The life histories of G. typus and Rhynchobatus spp. captured in the ECIFF were examined using vertebral ageing. The sigmoid growth functions, Gompertz and logistic, best described the growth of Rhynchobatus spp. and G. typus, providing the best statistical fit and most biologically appropriate parameters. The 2-parameter logistic was the preferred model for Rhynchobatus spp. with growth parameter estimates (both sexes combined); L(∞) = 2045 mm STL; k = 0.41 yr⁻¹. The 2-parameter logistic growth model was also the preferred model for G. typus with growth parameter estimates (both sexes combined); L(∞) = 2770 mm STL; k = 0.30 yr⁻¹. Annual growth-band deposition could not be excluded in Rhynchobatus spp. using mark-recaptured individuals. A single growth curve has been proposed for the Rhynchobatus spp. complex, given biological samples have been pooled between complex members. Further the complex is currently managed as a single species and a single growth model may prove useful in informing future management strategies. Although morphologically similar G. typus and Rhynchobatus spp. have differing life histories, with G. typus longer lived, slower growing and attaining a larger maximum size.

Sensitivities to uncertainties in biological parameters and vulnerability to fisheries depletion of G. typus and Rhynchobatus spp. were examined using population matrix models. Unfished G. typus and Rhynchobatus spp. had robust populations with positive population growth (λ), of 1.38 yr⁻¹ and 1.27 yr⁻¹ and generation times between 7.05 and 7.54 years, respectively. Increasing longevity of G. typus had little effect on rates of population increase, while increasing natural mortality by 50 % reduced rates of population increase λ, from 1.55 yr⁻¹ to 1.22 yr⁻¹. Increased age at maturity produced the lowest rates of population increase λ, 1.13 yr⁻¹ and longest generation times (12.0 years). Rhynchobatus spp. were robust to increases in longevity; however increasing natural mortality by 50 % rapidly decreased rates of population growth λ, from 1.28 yr⁻¹ to 1.01 yr⁻¹. Models with earlier ages at maturity had higher rates of population growth λ = 1.27 yr⁻¹ in comparison to models with older ages at maturity (λ, = 1.04 yr⁻¹). Population models were also used to examine the effectiveness of alternative management strategies to the current initiatives in place in Queensland waters. Minimum size limits performed best for G. typus, while maximum size limits were the most beneficial management strategy for Rhynchobatus spp. The difference in strategies was the result of variation in life history between the species. Based on the results of demographic analysis, size limits may be a suitable management tool for shark-like batoids assuming they could be effectively implemented and may offer greater protection than current bag limit strategies that are in place for Rhynchobatus spp.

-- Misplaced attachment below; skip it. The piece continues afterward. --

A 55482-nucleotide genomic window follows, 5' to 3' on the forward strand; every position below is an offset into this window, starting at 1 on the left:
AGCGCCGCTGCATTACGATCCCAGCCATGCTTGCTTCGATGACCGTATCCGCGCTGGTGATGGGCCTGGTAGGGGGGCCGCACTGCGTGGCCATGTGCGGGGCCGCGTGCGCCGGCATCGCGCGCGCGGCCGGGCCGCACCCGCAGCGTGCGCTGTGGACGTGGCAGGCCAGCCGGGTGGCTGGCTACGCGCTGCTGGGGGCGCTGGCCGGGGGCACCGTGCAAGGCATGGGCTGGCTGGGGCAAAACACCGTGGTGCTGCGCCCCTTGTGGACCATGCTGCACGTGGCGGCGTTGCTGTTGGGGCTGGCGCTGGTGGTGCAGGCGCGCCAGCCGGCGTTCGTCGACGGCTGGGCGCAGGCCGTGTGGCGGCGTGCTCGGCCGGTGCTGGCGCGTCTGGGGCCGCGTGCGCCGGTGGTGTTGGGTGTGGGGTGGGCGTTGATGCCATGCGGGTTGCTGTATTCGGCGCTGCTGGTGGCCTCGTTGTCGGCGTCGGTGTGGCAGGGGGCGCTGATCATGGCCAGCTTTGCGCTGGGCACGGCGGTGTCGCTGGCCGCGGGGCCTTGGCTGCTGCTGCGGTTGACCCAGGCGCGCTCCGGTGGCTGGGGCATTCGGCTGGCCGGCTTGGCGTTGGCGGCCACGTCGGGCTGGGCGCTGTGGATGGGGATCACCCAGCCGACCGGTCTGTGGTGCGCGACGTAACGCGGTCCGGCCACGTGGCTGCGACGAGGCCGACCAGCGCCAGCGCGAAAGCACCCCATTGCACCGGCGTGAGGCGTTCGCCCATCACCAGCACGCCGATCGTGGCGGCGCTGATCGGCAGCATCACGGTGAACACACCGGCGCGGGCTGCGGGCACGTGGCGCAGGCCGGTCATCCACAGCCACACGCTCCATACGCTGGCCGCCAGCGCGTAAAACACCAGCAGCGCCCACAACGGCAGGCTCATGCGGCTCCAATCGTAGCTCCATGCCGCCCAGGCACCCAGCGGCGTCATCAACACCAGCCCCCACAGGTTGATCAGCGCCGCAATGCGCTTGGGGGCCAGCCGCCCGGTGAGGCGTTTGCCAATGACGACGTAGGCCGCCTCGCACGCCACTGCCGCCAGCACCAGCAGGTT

The findings from this dissertation highlight the need for species specific investigations of biology, spatial ecology and fisheries interaction. Despite morphological similarities between focal species their habitat use and biology are different. This dissertation has provided substantial information necessary in both the assessment of shark-like batoid vulnerability within the GBRMP in addition to the development of targeted species-specific management strategies. Managing for individual species in multi-species fisheries is challenging. Understanding how and where fisheries interactions occur and the vulnerability of populations to these interactions is essential if bycatch species are to receive effective targeted management in mixed species fisheries.

Item ID: 40746
Item Type: Thesis (PhD)
Keywords: acoustic monitoring; baited remote under-water video station; batoids; BRUVS; bycatches; Cleveland Bay; conservation; fisheries management; gill net fishing; gillnetting; Glaucostegus typus; Great Barrier Reef Marine Park; marine ecology; philopatry; rajiformes; Rhynchobatus; shark-like batoids; spatial distribution; spatial ecology; vulnerability
Additional Information:

Publications arising from this thesis are available from the Related URLs field. The publications are:

Chapter 2: White, J., Heupel, M.R., Simpfendorfer, C.A., and Tobin, A.J. (2013) Shark-like batoids in Pacific fisheries: prevalence and conservation concerns. Endangered Species Research, 19 (3). pp. 277-284.

Chapter 3: White, J., Simpfendorfer, C.A., Tobin, A.J., and Heupel, M.R. (2013) Application of baited remote underwater video surveys to quantify spatial distribution of elasmobranchs at an ecosystem scale. Journal of Experimental Marine Biology and Ecology, 448. pp. 281-288.

Chapter 4: White, J., Simpfendorfer, C.A., Tobin, A.J., and Heupel, M.R. (2014) Spatial ecology of shark-like batoids in a large coastal embayment. Environmental Biology of Fishes, 97 (7). pp. 773-786.

Chapter 5: White, J., Simpfendorfer, C.A., Tobin, A.J., and Heupel, M.R. (2014) Age and growth parameters of shark-like batoids. Journal of Fish Biology, 84 (5). pp. 1340-1353.

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Date Deposited: 14 Oct 2015 02:31
FoR Codes: 06 BIOLOGICAL SCIENCES > 0602 Ecology > 060205 Marine and Estuarine Ecology (incl Marine Ichthyology) @ 50%
07 AGRICULTURAL AND VETERINARY SCIENCES > 0704 Fisheries Sciences > 070403 Fisheries Management @ 50%
SEO Codes: 96 ENVIRONMENT > 9605 Ecosystem Assessment and Management > 960507 Ecosystem Assessment and Management of Marine Environments @ 50%
96 ENVIRONMENT > 9608 Flora, Fauna and Biodiversity > 960808 Marine Flora, Fauna and Biodiversity @ 50%